We can write and e-mail manufacturers, asking them to omit the fragrance. When “fragrance” is simply listed as an ingredient, it can represent hundreds of combined chemicals.* Request fragrance-free products. Get to know the true fragrances of flowers, leaves, woods and natural oils and learn which ones help you feel better. Try to minimize exposure to mixtures and compounds in order to determine which individual scents bother you. If you feel the need to wear scent, try to keep it to one variety at a time.
Not long ago, humans lived without petroleum fumes and artificial fragrances. Might we link part of our health decline and new diseases to these unavoidable substances?
As with so many such discoveries, rejecting fumes and fragrances must be a groundswell movement. Thanks to the Internet, individuals can tell millions about their personal experiences with environmental toxins. Sites such as Fragranced Products Information Network (www.fpin.org), https://thinkbeforeyoustink.com and Women to Women (www.womentowomen.com) invite input from sufferers. Record ill effects you think may have resulted from environmental toxins, even (and maybe most of all) in your own home. Look for common factors when you hear of people succumbing to persistent allergies of all kinds, skin problems, hormonal imbalance, tumors. Allergy represents overload; not even necessarily of the allergen, but of foreign substances that cause the body to work overtime. Look further when you know of someone who has been diagnosed with an “autoimmune” disease such as HIV, AIDS, Epstein-Barr, Lupus, ALS or MS, LS (Lichen Sclerosis), MCS, SAD, or someone who is chronically depressed. What toxins, especially fumes and fragrances, might be in their environment? That MCS is considered in any way separate from any other disease is to fail to connect the dots.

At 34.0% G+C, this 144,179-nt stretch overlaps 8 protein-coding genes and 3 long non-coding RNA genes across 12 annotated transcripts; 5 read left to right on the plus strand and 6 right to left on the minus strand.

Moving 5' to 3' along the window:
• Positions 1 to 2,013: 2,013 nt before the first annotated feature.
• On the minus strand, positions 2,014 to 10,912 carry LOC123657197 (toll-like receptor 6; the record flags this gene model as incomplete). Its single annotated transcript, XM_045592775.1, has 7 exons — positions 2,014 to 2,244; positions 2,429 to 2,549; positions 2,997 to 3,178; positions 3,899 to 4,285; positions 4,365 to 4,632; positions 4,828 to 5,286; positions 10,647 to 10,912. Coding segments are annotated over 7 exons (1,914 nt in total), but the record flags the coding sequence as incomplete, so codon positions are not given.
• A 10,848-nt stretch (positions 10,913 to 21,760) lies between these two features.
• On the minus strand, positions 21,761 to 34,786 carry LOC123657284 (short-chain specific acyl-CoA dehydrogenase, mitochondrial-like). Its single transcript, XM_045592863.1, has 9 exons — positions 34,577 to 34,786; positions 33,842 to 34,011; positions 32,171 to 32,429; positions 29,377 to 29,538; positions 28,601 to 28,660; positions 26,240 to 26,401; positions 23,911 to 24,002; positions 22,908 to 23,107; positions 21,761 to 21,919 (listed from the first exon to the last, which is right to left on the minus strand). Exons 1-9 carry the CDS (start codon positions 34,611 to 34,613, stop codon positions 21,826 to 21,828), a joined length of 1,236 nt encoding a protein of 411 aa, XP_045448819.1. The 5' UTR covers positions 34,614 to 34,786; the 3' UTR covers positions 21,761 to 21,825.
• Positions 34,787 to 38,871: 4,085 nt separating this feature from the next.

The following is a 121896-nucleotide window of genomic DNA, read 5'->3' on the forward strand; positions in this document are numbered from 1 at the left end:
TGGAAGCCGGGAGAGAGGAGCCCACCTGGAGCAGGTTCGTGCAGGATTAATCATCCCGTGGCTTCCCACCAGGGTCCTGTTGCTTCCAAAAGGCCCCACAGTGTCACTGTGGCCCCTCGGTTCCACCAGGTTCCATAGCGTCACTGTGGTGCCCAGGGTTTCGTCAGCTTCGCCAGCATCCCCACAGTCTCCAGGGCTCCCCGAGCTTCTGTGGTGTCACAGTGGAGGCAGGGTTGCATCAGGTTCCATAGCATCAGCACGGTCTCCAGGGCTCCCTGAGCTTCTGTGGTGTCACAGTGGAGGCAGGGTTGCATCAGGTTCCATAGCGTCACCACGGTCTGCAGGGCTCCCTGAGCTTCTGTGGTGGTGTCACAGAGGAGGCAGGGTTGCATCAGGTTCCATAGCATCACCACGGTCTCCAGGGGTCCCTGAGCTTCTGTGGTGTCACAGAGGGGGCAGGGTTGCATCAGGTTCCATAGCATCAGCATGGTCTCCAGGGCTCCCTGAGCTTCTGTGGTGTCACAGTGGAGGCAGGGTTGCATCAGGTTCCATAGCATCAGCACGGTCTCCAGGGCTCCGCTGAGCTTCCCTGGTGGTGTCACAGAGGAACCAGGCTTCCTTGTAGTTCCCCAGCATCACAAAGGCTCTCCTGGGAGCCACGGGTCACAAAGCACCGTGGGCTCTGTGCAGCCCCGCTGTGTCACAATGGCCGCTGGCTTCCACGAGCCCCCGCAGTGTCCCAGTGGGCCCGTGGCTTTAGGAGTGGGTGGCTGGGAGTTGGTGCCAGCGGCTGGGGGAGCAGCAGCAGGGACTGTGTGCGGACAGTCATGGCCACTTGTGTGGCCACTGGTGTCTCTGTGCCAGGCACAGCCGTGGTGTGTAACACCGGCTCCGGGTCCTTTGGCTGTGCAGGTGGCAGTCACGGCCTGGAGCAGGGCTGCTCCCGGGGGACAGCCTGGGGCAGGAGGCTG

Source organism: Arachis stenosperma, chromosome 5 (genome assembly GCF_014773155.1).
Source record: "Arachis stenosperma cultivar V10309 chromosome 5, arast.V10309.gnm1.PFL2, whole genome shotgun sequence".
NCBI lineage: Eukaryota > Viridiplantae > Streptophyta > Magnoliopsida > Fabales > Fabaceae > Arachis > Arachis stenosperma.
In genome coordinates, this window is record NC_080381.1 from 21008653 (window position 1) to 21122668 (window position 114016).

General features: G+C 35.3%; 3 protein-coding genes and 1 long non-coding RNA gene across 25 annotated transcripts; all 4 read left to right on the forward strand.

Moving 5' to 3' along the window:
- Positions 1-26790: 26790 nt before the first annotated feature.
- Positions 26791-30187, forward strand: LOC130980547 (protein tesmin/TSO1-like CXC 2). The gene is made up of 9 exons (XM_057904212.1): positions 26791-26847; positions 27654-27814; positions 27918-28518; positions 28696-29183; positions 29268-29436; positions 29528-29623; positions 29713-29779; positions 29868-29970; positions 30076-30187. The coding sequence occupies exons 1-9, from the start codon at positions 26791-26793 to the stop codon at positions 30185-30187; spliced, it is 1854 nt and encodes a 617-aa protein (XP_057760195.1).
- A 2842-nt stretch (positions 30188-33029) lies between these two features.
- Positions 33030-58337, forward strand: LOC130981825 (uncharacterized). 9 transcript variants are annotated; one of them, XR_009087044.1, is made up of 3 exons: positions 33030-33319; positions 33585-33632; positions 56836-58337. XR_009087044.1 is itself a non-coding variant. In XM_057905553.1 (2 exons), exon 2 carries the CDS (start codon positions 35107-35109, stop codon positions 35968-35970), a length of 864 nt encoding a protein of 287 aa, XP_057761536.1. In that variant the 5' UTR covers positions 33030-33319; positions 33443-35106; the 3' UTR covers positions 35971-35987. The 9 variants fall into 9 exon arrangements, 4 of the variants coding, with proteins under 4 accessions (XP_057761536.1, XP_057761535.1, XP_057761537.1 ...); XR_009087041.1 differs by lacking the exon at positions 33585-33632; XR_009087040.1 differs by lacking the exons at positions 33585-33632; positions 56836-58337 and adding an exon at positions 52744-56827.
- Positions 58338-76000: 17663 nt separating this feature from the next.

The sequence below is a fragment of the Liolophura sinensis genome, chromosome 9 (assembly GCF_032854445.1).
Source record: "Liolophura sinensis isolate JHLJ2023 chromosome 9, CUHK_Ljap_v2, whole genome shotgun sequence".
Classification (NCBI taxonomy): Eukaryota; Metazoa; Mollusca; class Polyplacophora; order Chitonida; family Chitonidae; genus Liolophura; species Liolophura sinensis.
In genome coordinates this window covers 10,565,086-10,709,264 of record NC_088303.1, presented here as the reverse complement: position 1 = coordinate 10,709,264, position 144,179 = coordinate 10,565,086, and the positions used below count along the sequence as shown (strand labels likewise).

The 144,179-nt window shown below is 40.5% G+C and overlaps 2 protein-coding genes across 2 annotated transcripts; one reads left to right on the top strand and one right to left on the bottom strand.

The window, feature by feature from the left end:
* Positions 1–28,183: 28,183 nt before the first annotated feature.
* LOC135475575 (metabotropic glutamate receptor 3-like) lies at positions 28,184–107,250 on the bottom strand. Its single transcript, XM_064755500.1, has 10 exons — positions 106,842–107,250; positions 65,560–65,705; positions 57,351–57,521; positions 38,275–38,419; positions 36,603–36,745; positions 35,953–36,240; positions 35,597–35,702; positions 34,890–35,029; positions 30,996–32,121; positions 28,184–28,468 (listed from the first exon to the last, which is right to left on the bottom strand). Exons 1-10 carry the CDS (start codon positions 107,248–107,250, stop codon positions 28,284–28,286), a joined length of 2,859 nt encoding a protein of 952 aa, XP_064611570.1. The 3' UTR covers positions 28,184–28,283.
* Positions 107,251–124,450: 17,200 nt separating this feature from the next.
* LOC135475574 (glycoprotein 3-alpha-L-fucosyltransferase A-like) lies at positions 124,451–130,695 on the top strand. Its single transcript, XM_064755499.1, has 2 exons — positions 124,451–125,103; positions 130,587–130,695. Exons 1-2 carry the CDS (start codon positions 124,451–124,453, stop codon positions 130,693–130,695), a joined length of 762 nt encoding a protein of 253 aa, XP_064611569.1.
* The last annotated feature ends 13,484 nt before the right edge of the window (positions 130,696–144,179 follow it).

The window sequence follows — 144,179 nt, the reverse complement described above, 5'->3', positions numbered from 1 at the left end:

We are polluting our environment in a most inadvertent way. If we really want to eliminate toxins from the atmosphere, we need to consider not just our carbon, but our cologne.
* “Unscented” and “fragrance-free” products are not synonymous. “Unscented” generally means fragrance-masking chemicals have been added, whereas “fragrance-free” refers to the absence of chemicals added to enhance aroma. Furthermore, according to the FDA code of federal regulations, title 21, volume 7, section 700.3(d), “fragrance” means any natural or synthetic substance or substances used solely to impart an odor to a cosmetic product. Strict adherence to the definition of a fragrance means that products labeled “fragrance-free” may contain fragrance-based ingredients added for another purpose, e.g., as a preservative or emollient. (From Sharon E. Jacob, M.D; Food and Drugs. Food and Drug Administration Department of Health and Human Services. Code of Federal Regulations. www.accessdata.fda.gov/scripts/cdrh/cfdocs/cfcfr/CFRSearch.cfm?fr=720.4)
About the author: Diana Prizio is proprietor of Garden Variety in Thorndike Village and author of Beyond Granola: An evolutionary approach to natural foods.